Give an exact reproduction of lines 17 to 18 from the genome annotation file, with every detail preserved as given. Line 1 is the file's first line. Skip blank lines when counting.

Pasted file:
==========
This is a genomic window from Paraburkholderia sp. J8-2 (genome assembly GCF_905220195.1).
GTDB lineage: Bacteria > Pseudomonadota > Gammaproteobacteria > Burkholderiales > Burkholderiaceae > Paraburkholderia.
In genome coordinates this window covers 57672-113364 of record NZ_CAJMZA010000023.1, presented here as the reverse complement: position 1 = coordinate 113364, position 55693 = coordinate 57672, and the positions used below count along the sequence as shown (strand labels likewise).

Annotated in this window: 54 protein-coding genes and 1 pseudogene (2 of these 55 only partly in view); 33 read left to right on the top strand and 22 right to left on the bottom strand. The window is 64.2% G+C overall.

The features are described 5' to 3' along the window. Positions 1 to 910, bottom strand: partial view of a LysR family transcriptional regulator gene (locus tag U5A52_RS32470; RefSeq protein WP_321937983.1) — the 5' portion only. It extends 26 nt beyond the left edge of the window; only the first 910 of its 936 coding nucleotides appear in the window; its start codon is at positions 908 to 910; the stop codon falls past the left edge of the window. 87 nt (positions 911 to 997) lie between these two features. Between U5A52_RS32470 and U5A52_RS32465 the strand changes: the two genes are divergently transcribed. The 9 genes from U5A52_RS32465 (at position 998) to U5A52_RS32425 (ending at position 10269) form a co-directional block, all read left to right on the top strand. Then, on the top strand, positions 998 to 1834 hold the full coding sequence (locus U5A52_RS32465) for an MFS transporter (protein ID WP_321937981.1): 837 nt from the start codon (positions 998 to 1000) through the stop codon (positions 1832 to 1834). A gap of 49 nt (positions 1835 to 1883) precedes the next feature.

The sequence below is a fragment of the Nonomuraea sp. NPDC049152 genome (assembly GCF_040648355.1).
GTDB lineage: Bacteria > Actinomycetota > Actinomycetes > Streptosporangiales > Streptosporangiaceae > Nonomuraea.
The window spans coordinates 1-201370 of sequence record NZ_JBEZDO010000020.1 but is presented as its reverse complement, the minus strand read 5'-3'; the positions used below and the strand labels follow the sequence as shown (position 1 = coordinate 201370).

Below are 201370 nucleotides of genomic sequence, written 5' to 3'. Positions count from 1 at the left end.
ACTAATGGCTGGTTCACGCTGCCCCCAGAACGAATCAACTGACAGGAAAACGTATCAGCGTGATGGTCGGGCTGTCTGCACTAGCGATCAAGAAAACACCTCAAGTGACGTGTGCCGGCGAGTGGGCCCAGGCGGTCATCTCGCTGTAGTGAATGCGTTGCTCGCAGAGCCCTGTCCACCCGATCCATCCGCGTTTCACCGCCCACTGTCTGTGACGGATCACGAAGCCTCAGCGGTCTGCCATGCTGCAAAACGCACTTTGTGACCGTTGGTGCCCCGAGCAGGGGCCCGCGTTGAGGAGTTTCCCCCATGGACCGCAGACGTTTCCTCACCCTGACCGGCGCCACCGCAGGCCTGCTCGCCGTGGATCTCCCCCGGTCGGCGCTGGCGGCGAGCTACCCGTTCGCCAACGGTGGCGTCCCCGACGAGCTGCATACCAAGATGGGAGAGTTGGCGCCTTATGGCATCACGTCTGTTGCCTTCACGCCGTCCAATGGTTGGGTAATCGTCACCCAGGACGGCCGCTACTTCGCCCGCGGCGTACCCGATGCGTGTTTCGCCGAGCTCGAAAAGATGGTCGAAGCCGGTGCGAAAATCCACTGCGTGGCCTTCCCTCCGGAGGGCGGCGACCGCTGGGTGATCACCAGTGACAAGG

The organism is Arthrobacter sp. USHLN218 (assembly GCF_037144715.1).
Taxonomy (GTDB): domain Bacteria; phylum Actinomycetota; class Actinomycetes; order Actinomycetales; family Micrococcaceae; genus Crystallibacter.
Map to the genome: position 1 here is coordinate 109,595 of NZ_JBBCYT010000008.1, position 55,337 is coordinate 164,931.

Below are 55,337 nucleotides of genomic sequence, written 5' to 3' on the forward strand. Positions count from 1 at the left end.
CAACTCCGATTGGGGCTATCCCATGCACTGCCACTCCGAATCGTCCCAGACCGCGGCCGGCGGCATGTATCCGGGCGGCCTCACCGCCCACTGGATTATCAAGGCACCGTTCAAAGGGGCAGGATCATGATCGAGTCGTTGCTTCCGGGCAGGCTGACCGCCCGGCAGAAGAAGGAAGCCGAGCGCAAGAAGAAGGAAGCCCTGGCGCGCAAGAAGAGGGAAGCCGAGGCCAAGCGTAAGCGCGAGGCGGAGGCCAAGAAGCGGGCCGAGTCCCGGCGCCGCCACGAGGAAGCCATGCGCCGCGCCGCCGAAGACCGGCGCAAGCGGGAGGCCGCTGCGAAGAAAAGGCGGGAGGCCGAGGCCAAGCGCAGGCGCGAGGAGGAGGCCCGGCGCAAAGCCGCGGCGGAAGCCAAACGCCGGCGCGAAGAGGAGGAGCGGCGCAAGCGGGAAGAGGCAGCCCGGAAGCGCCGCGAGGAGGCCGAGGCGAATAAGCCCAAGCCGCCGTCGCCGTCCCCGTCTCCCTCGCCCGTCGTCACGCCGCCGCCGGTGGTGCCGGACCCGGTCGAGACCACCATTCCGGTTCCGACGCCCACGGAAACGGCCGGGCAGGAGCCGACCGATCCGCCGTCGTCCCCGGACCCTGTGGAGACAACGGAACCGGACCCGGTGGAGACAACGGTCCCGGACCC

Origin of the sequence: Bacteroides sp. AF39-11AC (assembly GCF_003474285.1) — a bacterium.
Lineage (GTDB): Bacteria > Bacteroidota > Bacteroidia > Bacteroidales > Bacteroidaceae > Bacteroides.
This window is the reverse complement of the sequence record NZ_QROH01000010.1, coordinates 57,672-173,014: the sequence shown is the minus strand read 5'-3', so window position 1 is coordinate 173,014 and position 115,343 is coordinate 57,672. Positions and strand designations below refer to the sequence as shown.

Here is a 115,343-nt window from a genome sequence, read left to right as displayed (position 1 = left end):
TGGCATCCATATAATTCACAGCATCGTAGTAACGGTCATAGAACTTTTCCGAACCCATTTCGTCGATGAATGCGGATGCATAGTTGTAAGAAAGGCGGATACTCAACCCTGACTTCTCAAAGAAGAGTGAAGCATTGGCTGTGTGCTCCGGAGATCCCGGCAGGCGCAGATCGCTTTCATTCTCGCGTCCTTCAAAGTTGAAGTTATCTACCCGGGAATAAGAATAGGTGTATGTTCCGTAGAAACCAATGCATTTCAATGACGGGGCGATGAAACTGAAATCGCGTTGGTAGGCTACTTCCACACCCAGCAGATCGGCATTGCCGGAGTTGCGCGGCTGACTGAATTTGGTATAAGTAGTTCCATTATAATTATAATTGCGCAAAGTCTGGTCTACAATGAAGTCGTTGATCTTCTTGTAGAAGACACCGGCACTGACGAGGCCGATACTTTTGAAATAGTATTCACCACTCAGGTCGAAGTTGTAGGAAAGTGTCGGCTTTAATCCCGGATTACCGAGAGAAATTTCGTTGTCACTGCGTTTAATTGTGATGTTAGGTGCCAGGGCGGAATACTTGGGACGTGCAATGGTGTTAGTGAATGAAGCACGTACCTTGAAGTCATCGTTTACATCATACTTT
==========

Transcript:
Lineage (GTDB): Bacteria > Bacteroidota > Bacteroidia > Bacteroidales > Bacteroidaceae > Bacteroides.
This window is the reverse complement of the sequence record NZ_QROH01000010.1, coordinates 57,672-173,014: the sequence shown is the minus strand read 5'-3', so window position 1 is coordinate 173,014 and position 115,343 is coordinate 57,672. Positions and strand designations below refer to the sequence as shown.